But once have located a large ressource you need, and you start to transfer data, at say 10mbit/s, you use 10mbit/s for every node from source to destination. It doesn't scale with trafic.
I haven't followed the state of the art that close in a few years, so there might have been some improvements, but none that have made much fuss.
We know with newer algorithms like IPFS that complex datastreams can be broken down into 256kB chunks all each individually hashed. Not only that, but most data is shared traffic. Yourtube, Facebook, software, you name it. Most unique data people create is textural or small, not the 10MB/s canard.
Persistent is when you pin something, or add something (which pins it). It's stuck in block storage until you run a command to remove it.
Temporary is when you go to some IPFS site, and download stuff to your cache. This is the same thing as your browser cache. In IPFS, there's a garbage collector that circle around every time you hit 10GB (or whatever you set it to).
What that means, is some content that goes viral ends up being supported by everyone going to said content. I know I don't clean my browser cache every few minutes, or really ever. And if that means that my and others connections are sped up because of that, the better.
Since the vast majority of nodes are not able to keep global routing tables (both because they lack the storage, and also because they lack the bandwidth needed to keep such tables up to date) you have two choices: 1. A subset of nodes are "supernodes" which know how to get anywhere (aka. our current internet topology), or 2. Addresses carry enough semantic meaning to allow nodes to guess which way to forward them (e.g., "I don't know who this packet is going to, but it's somewhere in San Francisco").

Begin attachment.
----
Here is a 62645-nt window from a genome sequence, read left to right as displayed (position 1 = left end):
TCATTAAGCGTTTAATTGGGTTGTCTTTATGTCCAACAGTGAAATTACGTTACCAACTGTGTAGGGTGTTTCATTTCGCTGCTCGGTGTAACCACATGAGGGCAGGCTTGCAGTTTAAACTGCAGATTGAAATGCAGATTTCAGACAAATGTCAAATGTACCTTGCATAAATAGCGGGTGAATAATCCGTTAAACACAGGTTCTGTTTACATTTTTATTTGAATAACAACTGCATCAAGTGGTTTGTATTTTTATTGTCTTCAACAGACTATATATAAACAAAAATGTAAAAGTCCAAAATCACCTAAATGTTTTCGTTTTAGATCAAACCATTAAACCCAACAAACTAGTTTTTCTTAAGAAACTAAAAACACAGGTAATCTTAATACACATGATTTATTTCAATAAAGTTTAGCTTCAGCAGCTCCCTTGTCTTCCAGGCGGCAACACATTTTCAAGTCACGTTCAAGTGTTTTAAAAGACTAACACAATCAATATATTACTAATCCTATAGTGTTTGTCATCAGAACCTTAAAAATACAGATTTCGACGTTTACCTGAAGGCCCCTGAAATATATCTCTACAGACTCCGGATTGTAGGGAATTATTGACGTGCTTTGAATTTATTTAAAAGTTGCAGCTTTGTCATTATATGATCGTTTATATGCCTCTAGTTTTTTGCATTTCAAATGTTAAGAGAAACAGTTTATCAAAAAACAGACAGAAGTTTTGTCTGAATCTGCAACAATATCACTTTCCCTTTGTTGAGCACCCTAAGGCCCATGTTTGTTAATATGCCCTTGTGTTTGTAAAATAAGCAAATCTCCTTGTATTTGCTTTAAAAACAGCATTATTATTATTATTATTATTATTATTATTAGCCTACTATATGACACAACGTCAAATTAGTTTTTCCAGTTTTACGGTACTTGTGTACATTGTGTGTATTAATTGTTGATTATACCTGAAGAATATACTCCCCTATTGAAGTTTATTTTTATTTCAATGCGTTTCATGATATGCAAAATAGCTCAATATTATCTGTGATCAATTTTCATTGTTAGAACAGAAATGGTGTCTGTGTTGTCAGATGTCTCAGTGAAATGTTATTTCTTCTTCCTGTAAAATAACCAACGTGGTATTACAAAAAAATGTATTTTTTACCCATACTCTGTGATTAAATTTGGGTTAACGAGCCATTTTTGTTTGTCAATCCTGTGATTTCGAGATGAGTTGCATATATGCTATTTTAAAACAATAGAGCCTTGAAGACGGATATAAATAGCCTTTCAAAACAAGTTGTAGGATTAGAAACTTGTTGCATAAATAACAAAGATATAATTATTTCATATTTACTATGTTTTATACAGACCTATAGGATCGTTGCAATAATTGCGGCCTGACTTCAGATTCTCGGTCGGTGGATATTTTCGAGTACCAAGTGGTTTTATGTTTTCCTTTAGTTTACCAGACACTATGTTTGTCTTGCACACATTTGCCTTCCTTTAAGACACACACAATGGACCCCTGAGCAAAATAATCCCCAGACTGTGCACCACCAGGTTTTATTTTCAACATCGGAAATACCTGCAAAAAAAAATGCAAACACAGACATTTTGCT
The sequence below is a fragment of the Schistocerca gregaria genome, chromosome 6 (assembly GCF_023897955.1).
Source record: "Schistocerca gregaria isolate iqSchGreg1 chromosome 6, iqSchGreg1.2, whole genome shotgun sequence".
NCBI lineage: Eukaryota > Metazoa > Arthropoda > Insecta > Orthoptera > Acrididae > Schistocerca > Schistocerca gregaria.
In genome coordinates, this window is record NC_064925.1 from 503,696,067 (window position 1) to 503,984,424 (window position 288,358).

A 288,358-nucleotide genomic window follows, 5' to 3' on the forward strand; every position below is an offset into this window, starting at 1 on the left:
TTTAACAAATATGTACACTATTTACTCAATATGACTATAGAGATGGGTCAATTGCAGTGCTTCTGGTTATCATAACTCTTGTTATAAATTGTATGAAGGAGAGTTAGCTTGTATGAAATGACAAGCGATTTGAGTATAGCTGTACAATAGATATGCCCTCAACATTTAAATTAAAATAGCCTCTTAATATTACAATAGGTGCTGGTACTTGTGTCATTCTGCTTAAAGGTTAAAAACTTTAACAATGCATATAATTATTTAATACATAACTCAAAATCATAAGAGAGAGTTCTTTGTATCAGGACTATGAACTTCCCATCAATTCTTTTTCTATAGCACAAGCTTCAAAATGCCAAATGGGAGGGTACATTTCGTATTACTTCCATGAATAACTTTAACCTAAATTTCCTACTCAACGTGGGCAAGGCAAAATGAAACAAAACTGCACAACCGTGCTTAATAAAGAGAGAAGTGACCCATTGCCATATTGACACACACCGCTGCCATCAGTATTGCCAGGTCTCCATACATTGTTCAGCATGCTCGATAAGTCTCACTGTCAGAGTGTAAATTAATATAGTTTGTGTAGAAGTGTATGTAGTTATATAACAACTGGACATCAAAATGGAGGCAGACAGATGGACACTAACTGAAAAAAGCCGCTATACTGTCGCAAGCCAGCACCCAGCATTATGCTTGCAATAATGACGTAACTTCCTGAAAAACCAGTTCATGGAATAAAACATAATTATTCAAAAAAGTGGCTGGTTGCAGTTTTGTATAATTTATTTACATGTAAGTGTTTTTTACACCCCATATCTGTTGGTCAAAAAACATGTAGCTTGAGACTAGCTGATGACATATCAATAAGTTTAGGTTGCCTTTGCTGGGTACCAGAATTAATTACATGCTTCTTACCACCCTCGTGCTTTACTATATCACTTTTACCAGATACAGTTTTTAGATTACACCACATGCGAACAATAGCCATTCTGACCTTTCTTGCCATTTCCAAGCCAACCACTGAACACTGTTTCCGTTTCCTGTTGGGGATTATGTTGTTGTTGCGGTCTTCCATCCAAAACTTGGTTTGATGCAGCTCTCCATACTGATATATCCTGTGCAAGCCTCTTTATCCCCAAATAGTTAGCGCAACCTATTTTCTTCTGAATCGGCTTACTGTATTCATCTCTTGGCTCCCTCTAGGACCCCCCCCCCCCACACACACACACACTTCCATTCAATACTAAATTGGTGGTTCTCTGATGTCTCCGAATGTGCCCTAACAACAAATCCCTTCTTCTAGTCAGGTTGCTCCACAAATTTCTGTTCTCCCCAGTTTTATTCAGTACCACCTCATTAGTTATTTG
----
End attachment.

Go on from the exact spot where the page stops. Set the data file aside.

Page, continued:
That second option would require a complete renumbering of the Internet, and it's still not clear that it would work; purely geographic routing would result in packets from Plymouth to New York getting stuck at Land's End because they want to go West but the cables all land East of there.
Note: This problem doesn't exist with small mesh networks, because for small networks you can have every node maintain a copy of the entire routing table.